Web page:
The Museum at the John F. Kennedy Presidential Library marks the 60th anniversary of the end of World War II with a special exhibit on John F. Kennedy’s military service in the U.S. Navy in the Solomon Islands in the South Pacific.
Many young Americans of all backgrounds volunteered for military service in 1941, including young John F. Kennedy. To commemorate the 60th anniversary year of the end of World War II, this special exhibit is a tribute to all the enlisted men, women and junior officers who, like Kennedy, went in harm’s way to serve their nation.
Commanding the Patrol Torpedo Craft (PT) USS PT 109, Lieutenant, Junior Grade, John Kennedy and his crew participated in the early campaigns in the Allies’ long struggle to roll back the Japanese from their conquests throughout the island chains of the Pacific Ocean. The role of the small but fast PT boats was to attack the Japanese shipping known as the "Tokyo Express" that supplied Japanese troops in the islands, and to support the U.S. Army and Marine Corps attacking the Japanese on shore.
On August 2, 1943, as PT 109 was running silent to avoid detection it was struck by the Japanese destroyer Amagiri. Traveling at 40 knots, the destroyer cut PT 109 in two. The entire crew was thrown into the dark waters. Kennedy towed injured crew member McMahon 4 miles to a small island to the southeast. All eleven survivors made it to the island after having spent a total of fifteen hours in the water. After four days on the island, with the help of a message on a coconut carried by local islanders to an Australian spying on the Japanese they were finally rescued on August 8th.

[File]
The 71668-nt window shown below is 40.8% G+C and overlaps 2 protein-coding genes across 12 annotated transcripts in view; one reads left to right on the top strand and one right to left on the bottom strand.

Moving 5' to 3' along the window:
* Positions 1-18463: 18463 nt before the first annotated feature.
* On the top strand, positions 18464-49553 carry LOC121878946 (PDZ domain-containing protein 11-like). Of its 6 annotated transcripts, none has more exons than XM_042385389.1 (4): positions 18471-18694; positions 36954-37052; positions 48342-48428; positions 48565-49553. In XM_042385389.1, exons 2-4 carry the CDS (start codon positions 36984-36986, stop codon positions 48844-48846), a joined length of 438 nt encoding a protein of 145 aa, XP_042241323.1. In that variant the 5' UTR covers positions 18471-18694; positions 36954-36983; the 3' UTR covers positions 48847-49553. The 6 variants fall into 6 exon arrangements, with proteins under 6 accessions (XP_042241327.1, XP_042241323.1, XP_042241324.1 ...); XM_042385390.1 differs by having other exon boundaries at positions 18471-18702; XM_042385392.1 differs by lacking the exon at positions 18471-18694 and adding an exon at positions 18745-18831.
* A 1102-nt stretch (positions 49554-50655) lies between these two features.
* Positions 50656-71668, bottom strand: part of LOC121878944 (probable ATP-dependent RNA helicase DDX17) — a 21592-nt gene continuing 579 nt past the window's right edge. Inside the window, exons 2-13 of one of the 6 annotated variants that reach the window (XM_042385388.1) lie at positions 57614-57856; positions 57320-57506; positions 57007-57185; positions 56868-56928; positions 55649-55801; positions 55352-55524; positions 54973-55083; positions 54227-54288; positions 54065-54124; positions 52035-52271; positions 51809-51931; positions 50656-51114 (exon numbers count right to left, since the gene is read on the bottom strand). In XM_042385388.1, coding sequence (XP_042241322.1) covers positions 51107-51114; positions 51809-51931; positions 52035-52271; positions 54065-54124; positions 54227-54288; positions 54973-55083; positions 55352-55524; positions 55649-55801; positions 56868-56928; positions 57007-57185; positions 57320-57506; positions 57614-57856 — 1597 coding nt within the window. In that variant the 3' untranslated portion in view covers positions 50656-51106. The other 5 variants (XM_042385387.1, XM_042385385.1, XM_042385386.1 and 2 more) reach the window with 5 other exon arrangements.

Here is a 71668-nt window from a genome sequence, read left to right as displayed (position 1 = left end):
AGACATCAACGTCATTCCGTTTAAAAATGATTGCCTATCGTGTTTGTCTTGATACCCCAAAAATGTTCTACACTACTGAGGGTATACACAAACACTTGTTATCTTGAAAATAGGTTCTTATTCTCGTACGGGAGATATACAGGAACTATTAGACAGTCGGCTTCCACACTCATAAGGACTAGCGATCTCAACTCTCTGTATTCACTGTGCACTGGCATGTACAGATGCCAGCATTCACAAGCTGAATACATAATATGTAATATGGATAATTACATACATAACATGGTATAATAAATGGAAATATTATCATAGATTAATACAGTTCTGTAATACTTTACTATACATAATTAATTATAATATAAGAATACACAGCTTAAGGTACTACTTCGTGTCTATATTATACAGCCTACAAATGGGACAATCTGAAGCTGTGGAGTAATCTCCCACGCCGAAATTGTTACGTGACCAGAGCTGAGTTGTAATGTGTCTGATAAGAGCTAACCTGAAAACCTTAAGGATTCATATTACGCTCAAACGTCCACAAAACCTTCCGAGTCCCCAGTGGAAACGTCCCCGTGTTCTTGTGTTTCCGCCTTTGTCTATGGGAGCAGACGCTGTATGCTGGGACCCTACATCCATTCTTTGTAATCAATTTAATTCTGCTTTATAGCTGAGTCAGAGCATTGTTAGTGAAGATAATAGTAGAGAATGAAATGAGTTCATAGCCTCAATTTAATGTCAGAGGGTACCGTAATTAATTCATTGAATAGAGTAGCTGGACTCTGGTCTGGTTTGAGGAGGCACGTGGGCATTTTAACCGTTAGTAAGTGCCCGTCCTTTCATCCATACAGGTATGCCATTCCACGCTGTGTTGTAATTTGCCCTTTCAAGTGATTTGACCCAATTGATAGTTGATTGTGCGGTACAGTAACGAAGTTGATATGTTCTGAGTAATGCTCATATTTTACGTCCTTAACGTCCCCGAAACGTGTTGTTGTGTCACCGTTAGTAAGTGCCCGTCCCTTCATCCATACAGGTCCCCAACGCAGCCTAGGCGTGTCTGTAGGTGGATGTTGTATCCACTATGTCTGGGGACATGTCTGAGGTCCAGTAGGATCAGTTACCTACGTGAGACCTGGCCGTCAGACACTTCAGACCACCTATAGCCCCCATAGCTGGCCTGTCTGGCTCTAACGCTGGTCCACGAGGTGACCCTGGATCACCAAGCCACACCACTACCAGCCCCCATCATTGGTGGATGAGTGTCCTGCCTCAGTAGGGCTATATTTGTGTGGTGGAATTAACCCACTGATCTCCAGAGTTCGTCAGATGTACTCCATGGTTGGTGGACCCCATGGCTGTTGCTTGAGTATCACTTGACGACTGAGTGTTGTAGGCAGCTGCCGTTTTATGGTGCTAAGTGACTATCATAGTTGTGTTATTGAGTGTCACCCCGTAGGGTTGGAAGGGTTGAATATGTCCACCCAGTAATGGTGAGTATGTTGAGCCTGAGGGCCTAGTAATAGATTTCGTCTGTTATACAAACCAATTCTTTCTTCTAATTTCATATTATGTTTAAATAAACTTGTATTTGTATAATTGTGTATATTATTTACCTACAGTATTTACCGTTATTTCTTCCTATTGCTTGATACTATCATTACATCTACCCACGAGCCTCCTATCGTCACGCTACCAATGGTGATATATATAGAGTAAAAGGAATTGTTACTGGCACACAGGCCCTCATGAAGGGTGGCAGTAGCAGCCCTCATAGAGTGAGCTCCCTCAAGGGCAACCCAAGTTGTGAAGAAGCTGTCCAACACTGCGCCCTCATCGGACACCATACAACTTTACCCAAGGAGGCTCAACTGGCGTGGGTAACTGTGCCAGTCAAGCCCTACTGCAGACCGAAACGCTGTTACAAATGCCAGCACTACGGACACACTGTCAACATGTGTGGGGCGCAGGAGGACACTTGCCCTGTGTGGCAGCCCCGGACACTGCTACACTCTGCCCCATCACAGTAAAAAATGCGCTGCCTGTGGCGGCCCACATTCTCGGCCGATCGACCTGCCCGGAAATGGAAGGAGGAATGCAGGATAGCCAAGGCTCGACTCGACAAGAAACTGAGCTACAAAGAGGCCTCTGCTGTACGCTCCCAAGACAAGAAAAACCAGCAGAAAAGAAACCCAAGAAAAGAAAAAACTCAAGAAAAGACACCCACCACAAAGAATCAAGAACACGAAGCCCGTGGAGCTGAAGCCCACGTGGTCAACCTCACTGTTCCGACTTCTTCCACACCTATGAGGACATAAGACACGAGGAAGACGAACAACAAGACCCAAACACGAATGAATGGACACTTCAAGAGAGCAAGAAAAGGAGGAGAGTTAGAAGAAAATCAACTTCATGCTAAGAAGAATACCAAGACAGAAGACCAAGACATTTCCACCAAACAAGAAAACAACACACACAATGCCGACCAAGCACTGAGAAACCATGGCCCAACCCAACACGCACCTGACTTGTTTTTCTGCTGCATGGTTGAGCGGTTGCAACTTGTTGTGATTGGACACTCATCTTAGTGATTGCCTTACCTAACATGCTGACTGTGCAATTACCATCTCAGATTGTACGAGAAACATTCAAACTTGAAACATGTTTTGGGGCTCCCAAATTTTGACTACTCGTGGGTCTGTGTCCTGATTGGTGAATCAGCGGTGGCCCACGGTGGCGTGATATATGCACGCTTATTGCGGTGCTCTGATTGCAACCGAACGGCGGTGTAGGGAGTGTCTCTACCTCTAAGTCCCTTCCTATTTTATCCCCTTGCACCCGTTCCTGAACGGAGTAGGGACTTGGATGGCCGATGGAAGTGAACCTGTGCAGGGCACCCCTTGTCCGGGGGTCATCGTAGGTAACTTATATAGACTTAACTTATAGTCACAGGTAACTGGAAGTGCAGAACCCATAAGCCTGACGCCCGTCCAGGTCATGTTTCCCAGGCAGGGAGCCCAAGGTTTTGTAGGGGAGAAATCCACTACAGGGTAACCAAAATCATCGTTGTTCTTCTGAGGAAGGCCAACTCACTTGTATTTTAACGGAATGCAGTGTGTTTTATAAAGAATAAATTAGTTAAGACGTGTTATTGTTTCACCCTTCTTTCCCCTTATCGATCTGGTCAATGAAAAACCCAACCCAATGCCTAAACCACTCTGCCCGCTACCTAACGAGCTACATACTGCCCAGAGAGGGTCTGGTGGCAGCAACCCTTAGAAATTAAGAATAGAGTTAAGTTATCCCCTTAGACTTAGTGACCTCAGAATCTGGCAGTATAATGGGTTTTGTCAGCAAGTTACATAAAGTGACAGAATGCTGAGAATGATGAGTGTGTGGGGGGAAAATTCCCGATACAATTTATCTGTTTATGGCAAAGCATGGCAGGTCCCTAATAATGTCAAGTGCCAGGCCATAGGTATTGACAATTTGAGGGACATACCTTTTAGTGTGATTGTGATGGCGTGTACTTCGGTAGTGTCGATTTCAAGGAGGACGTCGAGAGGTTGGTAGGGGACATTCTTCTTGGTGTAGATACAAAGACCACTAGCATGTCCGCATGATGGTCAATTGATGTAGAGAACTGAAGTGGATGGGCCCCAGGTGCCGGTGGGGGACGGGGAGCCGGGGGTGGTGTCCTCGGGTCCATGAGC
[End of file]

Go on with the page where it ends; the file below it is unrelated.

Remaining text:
The exhibit reflects a formative period of JFK's life, an experience he shared with so many other young men of his generation, and an experience that shaped their characters and the character of our nation for much of the remainder of the 20th century.
Among the items featured in the exhibit are:
The Navy and Marine Corps Medal and the Purple Heart Kennedy received for his heroism in the rescue of his crew
- Kennedy's own scrapbook of snapshots showing him and his young comrades in arms
- Kennedy’s Navy dress uniform
JFK’s dog tags, courtesy of Senator and Mrs. Edward M. Kennedy
Heavenly Mist, an oil painting of the collision of PT 109 and the Japanese destroyer Amagiri by an official U.S. Navy artist
- Documents from JFK’s U.S. Navy service file
- The U.S. Navy report on the sinking of the PT 109 written by Lt. (later Supreme Court Justice) Byron White
- The coconut shell on which JFK scratched the message, "COMMANDER NAURO ISL NATIVE KNOWS POSIT HE CAN PILOT 11 ALIVE NEED SMALL BOAT KENNEDY" that brought rescue for his crew after the PT 109 was struck by the Japanese destroyer Amagiri
- Handwritten notes JFK made in 1957 in which he recollected Biuki, the Solomon Islander who was instrumental in his rescue: "I don’t remember his name – I never knew it – but I will never forget him," Kennedy wrote
- Sketches created by Senator John F. Kennedy on his personal stationery to illustrate the collision of PT 109 and the Japanese destroyer Amagiri for the screenwriter of a 1957 TV play on PT 109